• For social workers wanting to put a license on hold while abroad:  Many social workers have opportunities to live in a country for an extended period of time, or may choose to volunteer within a country or join the Peace Corps.  In order to put a license on inactive status you must contact the state licensing board for your license.  Most states licensing laws provide for some type of hold or inactive status and you need to comply with those requirements.  It will be helpful for you to also know what you will need to do to reactivate your license when you return to the states, or if you decide to begin practicing while abroad. 
  • For social workers moving abroad but still working on obtaining their state license:  Many social workers who are actively working on getting a state license end up having an opportunity to live or work abroad.  In those instances, one can either try putting a license on inactive status (see above) or try to continue getting the hours and supervision needed in order to continue working on obtaining their license.  The state laws and requirements for your license won’t change if you move abroad so your first step is to contact your state licensure board to make sure that you fully understand the requirements for your hours and supervision and that the state licensing board will accept hours and supervision obtained abroad.  
  • For social workers providing education or consultation without needing licensure:  Before you travel to another country as an educator or consultant, check with the host country to find out their requirements for social work educators and consultants, as well as taxation and work VISA issues.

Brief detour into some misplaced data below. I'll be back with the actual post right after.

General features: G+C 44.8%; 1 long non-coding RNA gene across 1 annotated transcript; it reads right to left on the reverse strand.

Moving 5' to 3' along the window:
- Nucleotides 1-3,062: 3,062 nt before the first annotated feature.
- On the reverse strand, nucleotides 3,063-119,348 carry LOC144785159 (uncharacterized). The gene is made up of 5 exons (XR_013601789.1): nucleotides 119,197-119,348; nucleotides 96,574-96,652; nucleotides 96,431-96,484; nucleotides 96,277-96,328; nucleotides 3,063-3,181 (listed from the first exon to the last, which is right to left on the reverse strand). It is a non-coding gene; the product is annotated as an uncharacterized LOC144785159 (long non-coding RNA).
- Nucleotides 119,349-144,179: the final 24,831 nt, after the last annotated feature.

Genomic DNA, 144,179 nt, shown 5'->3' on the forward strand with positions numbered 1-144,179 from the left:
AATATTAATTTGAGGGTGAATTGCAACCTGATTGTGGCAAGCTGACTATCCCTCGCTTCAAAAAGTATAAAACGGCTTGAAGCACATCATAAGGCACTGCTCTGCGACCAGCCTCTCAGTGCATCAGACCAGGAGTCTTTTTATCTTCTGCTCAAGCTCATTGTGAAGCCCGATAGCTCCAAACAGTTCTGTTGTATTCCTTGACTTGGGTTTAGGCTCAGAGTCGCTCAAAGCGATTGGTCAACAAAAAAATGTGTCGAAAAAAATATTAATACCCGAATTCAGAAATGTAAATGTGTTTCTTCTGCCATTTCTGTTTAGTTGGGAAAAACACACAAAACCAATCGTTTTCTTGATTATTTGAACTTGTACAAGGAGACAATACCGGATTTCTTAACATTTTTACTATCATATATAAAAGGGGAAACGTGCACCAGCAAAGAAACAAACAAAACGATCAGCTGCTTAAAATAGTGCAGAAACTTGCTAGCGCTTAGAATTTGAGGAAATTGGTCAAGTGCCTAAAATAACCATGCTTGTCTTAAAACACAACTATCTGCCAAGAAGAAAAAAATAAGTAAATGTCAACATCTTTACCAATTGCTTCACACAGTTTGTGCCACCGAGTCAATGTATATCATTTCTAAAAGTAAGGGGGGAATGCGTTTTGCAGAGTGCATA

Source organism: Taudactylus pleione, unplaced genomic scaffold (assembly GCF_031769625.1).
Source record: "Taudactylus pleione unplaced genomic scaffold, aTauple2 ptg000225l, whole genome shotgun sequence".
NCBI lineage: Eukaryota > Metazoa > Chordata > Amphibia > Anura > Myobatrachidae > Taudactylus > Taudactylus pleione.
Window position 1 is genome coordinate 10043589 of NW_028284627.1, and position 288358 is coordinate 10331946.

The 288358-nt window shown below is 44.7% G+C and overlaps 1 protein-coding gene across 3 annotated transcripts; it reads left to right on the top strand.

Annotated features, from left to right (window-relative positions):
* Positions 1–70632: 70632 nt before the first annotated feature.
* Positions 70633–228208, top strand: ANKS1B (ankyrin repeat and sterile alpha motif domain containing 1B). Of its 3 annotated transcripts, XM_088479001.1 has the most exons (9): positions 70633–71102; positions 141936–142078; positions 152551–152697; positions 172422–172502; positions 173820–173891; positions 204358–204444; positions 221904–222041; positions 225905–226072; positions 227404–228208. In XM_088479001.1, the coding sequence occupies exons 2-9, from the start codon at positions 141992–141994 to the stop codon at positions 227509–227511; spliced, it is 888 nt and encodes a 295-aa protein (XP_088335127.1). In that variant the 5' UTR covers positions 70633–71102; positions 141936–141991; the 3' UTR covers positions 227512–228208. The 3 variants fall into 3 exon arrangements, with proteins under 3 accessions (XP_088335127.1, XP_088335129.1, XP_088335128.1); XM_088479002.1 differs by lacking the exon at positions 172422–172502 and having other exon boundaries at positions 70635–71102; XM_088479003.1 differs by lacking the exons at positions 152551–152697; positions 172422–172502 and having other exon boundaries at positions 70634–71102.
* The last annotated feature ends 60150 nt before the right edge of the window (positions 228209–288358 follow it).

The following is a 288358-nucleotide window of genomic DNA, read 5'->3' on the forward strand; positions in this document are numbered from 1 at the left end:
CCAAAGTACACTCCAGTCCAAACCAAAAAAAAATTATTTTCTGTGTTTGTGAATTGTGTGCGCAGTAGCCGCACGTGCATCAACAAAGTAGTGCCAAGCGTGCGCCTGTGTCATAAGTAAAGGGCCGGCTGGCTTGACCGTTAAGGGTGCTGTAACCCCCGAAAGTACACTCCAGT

Supervision -  For social workers in need of supervision while abroad:  One should only need supervision if it is either required due to conditions of employment or if you are still working on obtaining a state license.  Make sure that you know exactly what the supervision requirements are and exactly what standards your supervisor needs to meet.  That means you will need to obtain very clear information for whom you need to contact. Additional resources include:

We suggest that you contact your state specific licensure board with questions about what to do in any of these situations. Remember, the licensing board and the state NASW chapter are different. We hope these links will help you find the correct contact information for whom you need to contact. 

NASW Foundation Director Bob Arnold, NASW Social Justice & Human Rights Manager Meet With International Partners Tanzania 2015

NASW Foundation Director, Bob Arnold and Mel Wilson, LCSW, MBA, NASW Social Justice & Human Rights Manager, meet with project partners in Tanzania in 2015.

Former NASW Board President And Member Of NASW Social Work Pioneers® meets With International Social Work Partners In Tanzania

Former NASW Board President (2006-2009) and member of NASW Social Work Pioneers® meets with international social work partners in Tanzania.

Social Workers Across Nations®

NASW Social Work Talks Podcast Logo

In Episode 5, NASW Social Work Talks Podcast features the Director of the NASW Foundation, Bob Arnold.   Tune in for a discussion about the Foundation's many educational, research, and  charitable  initiatives.